This has led to the never-ending political interference, which continues to be a major drawback in the development of the cotton farming sub-sector.

Cooperative Unions

Lately, government officials including the minister for Agriculture, Dr Charles Tizeba were quoted inspiring farmers through government's assistance to re-introduce Cooperative Unions as a tool to deal with wanting productivity.

Apparently, there is an agenda being pushed to do away with the current contract farming as the Prime Minister, Mr Kassim Majaliwa, was quoted as saying during his official visit in Mara Region recently.

It is not my intention to challenge the Cooperative Unions idea. Neither do I intend to advocate for cotton contract farming.

My worries are the historical background we had about the Cooperative Unions.

So far, tens of hundreds of farmers in this country still have unhealed wounds from such cooperative unions.

There are some farmers who have not been paid their remaining money due to bad performance of the unions.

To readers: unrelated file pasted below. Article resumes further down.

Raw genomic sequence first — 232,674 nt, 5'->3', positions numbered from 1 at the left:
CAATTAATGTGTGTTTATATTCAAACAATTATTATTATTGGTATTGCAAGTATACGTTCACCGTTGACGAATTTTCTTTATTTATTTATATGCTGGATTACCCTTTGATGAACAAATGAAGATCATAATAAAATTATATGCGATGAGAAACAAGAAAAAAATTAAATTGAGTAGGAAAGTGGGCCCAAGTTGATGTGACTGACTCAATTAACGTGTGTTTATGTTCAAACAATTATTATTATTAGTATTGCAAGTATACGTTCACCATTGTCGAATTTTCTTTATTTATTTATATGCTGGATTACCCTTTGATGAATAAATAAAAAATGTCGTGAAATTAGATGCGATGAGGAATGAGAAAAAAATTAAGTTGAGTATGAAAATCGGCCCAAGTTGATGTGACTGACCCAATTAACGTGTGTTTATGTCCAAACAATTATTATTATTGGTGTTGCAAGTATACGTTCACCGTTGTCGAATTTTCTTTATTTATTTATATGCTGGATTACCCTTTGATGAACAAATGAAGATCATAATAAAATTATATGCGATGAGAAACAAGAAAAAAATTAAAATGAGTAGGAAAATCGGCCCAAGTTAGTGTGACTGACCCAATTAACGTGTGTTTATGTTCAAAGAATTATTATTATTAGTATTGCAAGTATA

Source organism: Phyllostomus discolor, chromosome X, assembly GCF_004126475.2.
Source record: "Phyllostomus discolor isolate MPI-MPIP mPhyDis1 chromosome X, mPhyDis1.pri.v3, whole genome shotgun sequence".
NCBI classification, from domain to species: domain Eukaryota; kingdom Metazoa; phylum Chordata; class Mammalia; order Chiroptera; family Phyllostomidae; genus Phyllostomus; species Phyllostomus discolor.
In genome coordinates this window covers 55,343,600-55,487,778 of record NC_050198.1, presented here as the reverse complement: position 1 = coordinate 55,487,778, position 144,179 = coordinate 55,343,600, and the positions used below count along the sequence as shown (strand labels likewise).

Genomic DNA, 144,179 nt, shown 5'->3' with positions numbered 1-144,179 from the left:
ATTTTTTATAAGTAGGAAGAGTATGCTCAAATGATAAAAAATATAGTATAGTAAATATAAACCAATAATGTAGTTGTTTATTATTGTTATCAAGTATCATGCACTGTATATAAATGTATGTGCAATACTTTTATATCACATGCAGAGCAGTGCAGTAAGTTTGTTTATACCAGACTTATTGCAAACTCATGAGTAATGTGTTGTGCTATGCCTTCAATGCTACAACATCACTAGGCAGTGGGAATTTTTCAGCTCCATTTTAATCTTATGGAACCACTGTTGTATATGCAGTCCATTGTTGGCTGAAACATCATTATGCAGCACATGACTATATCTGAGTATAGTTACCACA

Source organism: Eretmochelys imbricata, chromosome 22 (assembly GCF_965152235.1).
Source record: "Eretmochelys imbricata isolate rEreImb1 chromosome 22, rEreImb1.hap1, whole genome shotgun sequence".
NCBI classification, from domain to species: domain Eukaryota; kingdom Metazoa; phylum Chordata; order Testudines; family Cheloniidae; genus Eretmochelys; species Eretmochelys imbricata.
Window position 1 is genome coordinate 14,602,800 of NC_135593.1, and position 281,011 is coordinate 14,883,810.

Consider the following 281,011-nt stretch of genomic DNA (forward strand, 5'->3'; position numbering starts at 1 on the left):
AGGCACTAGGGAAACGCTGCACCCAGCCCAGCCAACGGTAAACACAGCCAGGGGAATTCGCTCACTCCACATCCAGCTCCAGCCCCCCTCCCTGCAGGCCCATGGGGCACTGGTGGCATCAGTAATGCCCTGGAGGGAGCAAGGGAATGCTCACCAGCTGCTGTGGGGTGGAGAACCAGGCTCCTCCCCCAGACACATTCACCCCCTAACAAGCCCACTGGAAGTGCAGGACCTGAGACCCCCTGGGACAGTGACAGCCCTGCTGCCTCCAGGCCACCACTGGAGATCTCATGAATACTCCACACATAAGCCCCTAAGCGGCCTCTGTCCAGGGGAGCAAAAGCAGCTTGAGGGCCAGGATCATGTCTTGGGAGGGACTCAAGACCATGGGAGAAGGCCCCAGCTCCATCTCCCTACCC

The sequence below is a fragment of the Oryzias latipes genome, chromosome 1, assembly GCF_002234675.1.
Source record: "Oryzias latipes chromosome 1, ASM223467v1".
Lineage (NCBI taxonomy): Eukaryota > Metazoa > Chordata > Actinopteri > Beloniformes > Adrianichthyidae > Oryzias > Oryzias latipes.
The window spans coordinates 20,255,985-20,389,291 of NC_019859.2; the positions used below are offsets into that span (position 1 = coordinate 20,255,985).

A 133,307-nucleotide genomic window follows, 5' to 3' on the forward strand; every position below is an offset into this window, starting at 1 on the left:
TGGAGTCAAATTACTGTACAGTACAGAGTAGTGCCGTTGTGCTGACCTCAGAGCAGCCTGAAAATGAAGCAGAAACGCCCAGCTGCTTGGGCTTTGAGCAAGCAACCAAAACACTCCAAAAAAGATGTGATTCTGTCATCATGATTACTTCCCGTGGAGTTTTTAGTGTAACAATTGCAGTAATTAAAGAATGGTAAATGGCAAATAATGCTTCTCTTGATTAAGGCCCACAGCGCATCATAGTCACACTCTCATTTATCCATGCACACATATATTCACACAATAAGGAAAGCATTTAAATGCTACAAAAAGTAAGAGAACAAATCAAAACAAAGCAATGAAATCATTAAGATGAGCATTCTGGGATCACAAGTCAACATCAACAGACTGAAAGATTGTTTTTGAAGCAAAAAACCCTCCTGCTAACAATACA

Some Cooperative Unions do not have their own warehouses, office and staff.

In the situation we are now, It is puzzling to see the leaders advocating for cancellation of contract farming instead of leaving the system work alongside with the Cooperative Unions in order to reduce bureaucracy.

Farmer's problems and agendas

The biggest problem facing farmers is the need and assurance of agricultural input, education and service from extension officers as well as markets for their products. Having or not having Cooperative Unions is not their top priority.

An important factor to be emphasized by the government and other stakeholders is how to maximise productivity in the agricultural sector through education, input and market assurance.

This will not only increase farmer's income by producing 800 to 1, 200 kilogrammes from a one-acre farm instead of the current 200 to 300 kilogrammes, but also will automatically settle the price issue. Government will also benefit from revenue collection.

What to be done

Stakeholders say instead of politicizing Cooperative Union agenda and contract farming, the government should address all factors that led to the collapse of our former cooperatives; and come up with foolproof plans.